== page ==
“It’s not just that the people who are going to do well in life play sports, but that sports help people do better in life,” she said, adding, “While I only show this for girls, it’s reasonable to believe it’s true for boys as well.”
Rockhead
 
  2  
Reply Tue 15 Feb, 2011 11:31 am
@sozobe,
my point is this...

he has average pitching skills, and below average fielding ability. 80 mph is not blazing fast...

many of his teammates have dreams of going further with their skills than the high school level. and some of them probably can.

3 guys off of my high school team played professionally. one was drafted #16 overall my senior year, and went on to fame. one became a college baseball star at Wichita state. another never made it past double-A, and returned to work in his dad's shop.

the rest of us went on to be quasi-normal people, but several more used their skills to attend smaller colleges on scholarship.

high school baseball can be serious business...
Linkat
 
  1  
Reply Tue 15 Feb, 2011 01:51 pm
@sozobe,
I've also not too long ago read a book about girls playing team sports. And the benefits of this later in life. Like Sozobe says if done well, it can be very beneficial. Done poorly, like anything in life, not so much.

It teaches working together, relying on each other, working toward a common goal, the obvious - health benefits, builds confidence - many of these traits are helpful later in life. My opinion being on a sports team keeps many of these kids out of trouble - rather than playing video games, hanging at the mall and worse (drugs and drinking) - these kids are studying and practicing.

I've never seen (in person) where a sports team puts all else in front of the team and winning. All I've experienced encourage school work first.
0 Replies
 
sozobe
 
  1  
Reply Tue 15 Feb, 2011 02:25 pm
@Rockhead,
Right, I get that.

We don't know how those teammates actually stack up against him, though.

There just isn't enough information to say "the coach is justified" or "the coach is a putz."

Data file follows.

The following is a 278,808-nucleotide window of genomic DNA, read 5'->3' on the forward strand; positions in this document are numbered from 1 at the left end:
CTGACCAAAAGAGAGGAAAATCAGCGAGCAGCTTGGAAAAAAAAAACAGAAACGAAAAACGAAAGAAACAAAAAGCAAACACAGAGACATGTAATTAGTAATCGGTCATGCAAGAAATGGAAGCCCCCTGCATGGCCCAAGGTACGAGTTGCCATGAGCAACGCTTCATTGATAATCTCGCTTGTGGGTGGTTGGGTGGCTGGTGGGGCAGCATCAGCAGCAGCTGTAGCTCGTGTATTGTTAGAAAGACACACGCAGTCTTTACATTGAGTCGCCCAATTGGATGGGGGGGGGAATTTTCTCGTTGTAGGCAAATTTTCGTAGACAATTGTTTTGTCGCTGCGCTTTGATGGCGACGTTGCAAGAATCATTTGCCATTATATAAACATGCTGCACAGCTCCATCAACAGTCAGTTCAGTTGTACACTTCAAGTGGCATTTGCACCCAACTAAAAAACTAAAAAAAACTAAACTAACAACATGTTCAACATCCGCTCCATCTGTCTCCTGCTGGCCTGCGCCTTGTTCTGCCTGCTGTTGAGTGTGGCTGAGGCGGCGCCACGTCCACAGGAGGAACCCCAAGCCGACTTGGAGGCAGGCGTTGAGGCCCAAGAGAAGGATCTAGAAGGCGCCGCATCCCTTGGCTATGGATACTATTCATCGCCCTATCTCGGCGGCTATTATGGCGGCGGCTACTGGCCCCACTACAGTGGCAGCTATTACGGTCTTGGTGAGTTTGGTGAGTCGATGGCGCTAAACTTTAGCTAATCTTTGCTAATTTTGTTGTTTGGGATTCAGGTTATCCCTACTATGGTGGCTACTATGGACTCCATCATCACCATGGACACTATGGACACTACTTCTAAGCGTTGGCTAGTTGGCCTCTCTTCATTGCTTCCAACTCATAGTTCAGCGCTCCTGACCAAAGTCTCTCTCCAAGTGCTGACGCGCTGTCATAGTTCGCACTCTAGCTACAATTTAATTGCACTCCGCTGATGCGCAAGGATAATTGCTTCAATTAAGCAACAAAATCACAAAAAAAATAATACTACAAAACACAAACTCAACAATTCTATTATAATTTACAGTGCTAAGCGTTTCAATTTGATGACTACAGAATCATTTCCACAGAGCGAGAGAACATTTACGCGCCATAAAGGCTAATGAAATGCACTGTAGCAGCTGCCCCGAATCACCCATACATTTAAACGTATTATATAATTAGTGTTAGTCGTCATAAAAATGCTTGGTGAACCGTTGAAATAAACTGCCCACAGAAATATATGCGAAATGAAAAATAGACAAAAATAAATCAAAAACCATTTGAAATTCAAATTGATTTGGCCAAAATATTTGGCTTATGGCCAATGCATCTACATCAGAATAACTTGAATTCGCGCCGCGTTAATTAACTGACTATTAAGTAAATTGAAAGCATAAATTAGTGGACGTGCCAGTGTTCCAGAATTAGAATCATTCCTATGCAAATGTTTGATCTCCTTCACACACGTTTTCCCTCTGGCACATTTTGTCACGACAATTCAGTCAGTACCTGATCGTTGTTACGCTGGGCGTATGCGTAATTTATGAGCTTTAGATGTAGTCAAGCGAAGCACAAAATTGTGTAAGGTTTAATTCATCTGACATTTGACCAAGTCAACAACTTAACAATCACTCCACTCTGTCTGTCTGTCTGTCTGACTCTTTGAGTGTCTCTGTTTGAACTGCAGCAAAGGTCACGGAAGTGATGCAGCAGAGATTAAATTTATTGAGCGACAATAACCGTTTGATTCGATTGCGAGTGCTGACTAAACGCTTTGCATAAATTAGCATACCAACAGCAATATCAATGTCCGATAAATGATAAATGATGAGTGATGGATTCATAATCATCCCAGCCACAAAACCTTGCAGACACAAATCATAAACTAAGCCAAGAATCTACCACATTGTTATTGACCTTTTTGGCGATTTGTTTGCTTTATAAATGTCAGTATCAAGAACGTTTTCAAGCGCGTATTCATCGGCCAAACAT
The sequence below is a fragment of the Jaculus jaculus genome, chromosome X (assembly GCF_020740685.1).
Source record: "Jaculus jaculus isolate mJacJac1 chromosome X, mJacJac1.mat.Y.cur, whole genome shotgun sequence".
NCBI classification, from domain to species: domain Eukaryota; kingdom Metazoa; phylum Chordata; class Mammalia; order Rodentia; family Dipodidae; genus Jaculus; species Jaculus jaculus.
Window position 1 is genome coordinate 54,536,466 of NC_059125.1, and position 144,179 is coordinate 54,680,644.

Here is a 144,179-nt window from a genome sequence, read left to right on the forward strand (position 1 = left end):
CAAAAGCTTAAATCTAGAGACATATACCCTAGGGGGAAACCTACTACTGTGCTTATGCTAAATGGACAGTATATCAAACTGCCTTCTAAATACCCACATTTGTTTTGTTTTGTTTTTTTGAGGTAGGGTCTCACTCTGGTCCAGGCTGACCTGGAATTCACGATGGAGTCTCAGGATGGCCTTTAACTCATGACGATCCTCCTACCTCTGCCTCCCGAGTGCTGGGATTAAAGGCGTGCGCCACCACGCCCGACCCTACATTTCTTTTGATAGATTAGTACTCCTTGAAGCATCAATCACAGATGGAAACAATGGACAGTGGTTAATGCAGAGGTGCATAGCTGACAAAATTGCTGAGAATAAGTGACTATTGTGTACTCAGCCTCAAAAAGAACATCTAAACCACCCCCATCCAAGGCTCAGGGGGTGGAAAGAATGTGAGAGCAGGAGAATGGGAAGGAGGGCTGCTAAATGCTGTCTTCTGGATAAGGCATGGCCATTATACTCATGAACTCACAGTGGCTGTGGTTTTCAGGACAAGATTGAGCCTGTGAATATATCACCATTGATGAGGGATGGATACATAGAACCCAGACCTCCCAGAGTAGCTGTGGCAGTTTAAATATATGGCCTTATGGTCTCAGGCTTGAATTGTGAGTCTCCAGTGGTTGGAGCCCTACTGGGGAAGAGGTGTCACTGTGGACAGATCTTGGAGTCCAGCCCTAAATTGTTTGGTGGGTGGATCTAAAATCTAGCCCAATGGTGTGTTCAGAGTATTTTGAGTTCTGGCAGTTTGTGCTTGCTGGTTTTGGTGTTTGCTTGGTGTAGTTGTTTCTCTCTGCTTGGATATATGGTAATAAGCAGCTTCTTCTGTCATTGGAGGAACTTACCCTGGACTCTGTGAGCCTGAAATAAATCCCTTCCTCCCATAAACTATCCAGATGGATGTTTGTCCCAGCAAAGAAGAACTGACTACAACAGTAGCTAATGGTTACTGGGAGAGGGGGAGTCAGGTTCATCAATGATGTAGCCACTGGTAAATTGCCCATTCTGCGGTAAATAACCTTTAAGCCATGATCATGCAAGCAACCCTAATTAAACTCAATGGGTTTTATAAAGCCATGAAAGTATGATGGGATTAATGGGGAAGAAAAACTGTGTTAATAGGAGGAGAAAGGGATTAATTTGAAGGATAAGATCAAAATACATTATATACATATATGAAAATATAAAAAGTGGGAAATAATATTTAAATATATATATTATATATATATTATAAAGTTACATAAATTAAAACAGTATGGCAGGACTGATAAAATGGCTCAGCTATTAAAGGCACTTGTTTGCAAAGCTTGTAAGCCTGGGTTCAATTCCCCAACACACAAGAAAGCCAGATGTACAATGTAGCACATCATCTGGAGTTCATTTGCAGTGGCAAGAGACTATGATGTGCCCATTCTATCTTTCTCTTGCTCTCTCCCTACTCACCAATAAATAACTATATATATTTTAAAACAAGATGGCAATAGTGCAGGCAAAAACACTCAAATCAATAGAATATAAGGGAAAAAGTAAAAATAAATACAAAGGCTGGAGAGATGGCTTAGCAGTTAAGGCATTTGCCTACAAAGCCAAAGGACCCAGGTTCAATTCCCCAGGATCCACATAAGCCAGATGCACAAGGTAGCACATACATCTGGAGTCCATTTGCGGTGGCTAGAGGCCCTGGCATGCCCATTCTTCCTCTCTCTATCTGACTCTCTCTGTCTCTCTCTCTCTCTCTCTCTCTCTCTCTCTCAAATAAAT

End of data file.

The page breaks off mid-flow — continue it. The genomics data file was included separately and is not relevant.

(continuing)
From what we do know, either of the following scenarios are possible:

Justified: There were other players who could do a better job than Burruto, on the balance. If he had made the team, then another, more-qualified player would've been cut.

Putz: The coach saw the prosthetics and decided "no way is this gonna work," regardless of Burruto's actual skills (or many variations thereof).

From the video and from Burruto's account of his playing career so far, I think it's quite possible that he had enough skills to legitimately make the team. Not to be the best player, or to get a baseball scholarship, or to become a pro. Just to play on the high school team (which I think has intrinsic value, not just a waystation).

I'm not saying that IS the case, but that we don't seem to have enough info to say it's NOT the case, either.
Linkat
 
  1  
Reply Tue 15 Feb, 2011 03:02 pm
@sozobe,
I think I get what you are saying ....

You are saying it is obvious he is a good enough ball player/pitcher to make a high school baseball team. So it isn't a question of whether he is good enough, but whether he is better than another player that had made the team.

0 Replies
 
hawkeye10
 
  1  
Reply Tue 15 Feb, 2011 03:22 pm
The coach was right to cut him. My kids high school pissed me off when they let a seriously disabled boy join the band. All he could do was to bang on the drum, and he could not do it with any consistency or rhythm. His inclusion into the band took away from the entire effort, as random drum beats distroyed their sound. "inclusion" has as a doctrine reached insanity levels..here here for people who resist conformance.

Note: What made it even worse is that when this kid became a junior he was promoted from beginning band to the advanced band because it was decided that since no other upper class men were in the crappy band he could not be either because that would be unfair to him.
Thomas
 
  1  
Reply Tue 15 Feb, 2011 03:29 pm
@sozobe,
I take studies like these with a grain of salt. Usually they cheat by demonstrating a correlation and jumping to conclude that they've found causation. But they usually haven't. So, do sports turn students into overachievers, or are coaches just evicting slackers from their teams?

In this case, the authors of the first study at least acknowledge the problem, and seem to have taken steps to solve it. But in the end, they merely claim to have "come closer" to showing that sports cause success, not that they've actually done it. The authors of the second study don't even seem to acknowledge the problem. It's a general problem with statistical data in the social sciences, and this case is no exception.
0 Replies
 
djjd62
 
  1  
Reply Tue 15 Feb, 2011 05:32 pm
@hawkeye10,
yeah, but if it wasn't for these sort of stories, there'd be no movies for sandra bullock Razz
0 Replies